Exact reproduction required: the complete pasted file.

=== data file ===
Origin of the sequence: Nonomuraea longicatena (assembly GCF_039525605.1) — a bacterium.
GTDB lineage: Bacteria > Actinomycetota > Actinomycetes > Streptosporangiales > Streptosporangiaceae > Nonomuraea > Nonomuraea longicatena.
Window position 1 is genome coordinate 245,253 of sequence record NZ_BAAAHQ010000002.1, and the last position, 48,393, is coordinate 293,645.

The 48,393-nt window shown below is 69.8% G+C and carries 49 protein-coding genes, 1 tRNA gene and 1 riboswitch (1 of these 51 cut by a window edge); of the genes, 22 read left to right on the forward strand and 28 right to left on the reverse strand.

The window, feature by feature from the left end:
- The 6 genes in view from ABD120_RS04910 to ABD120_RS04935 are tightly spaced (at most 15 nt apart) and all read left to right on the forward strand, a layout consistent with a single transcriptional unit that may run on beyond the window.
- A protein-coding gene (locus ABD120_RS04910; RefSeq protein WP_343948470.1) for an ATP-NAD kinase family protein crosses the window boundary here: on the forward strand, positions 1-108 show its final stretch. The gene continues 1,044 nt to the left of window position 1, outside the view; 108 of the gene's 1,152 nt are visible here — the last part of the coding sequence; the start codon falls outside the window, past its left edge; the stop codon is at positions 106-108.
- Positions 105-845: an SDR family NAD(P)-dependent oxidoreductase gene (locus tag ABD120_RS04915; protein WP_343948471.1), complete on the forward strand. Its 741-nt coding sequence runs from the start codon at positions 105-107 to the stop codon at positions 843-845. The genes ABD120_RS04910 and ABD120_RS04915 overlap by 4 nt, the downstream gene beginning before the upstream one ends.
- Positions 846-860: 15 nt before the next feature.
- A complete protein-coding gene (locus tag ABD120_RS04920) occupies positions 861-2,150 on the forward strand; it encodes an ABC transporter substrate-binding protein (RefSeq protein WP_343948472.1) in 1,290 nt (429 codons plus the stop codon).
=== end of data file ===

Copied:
Origin of the sequence: Nonomuraea longicatena (assembly GCF_039525605.1) — a bacterium.
GTDB lineage: Bacteria > Actinomycetota > Actinomycetes > Streptosporangiales > Streptosporangiaceae > Nonomuraea > Nonomuraea longicatena.
Window position 1 is genome coordinate 245,253 of sequence record NZ_BAAAHQ010000002.1, and the last position, 48,393, is coordinate 293,645.

The 48,393-nt window shown below is 69.8% G+C and carries 49 protein-coding genes, 1 tRNA gene and 1 riboswitch (1 of these 51 cut by a window edge); of the genes, 22 read left to right on the forward strand and 28 right to left on the reverse strand.

The window, feature by feature from the left end:
- The 6 genes in view from ABD120_RS04910 to ABD120_RS04935 are tightly spaced (at most 15 nt apart) and all read left to right on the forward strand, a layout consistent with a single transcriptional unit that may run on beyond the window.
- A protein-coding gene (locus ABD120_RS04910; RefSeq protein WP_343948470.1) for an ATP-NAD kinase family protein crosses the window boundary here: on the forward strand, positions 1-108 show its final stretch. The gene continues 1,044 nt to the left of window position 1, outside the view; 108 of the gene's 1,152 nt are visible here — the last part of the coding sequence; the start codon falls outside the window, past its left edge; the stop codon is at positions 106-108.
- Positions 105-845: an SDR family NAD(P)-dependent oxidoreductase gene (locus tag ABD120_RS04915; protein WP_343948471.1), complete on the forward strand. Its 741-nt coding sequence runs from the start codon at positions 105-107 to the stop codon at positions 843-845. The genes ABD120_RS04910 and ABD120_RS04915 overlap by 4 nt, the downstream gene beginning before the upstream one ends.
- Positions 846-860: 15 nt before the next feature.
- A complete protein-coding gene (locus tag ABD120_RS04920) occupies positions 861-2,150 on the forward strand; it encodes an ABC transporter substrate-binding protein (RefSeq protein WP_343948472.1) in 1,290 nt (429 codons plus the stop codon).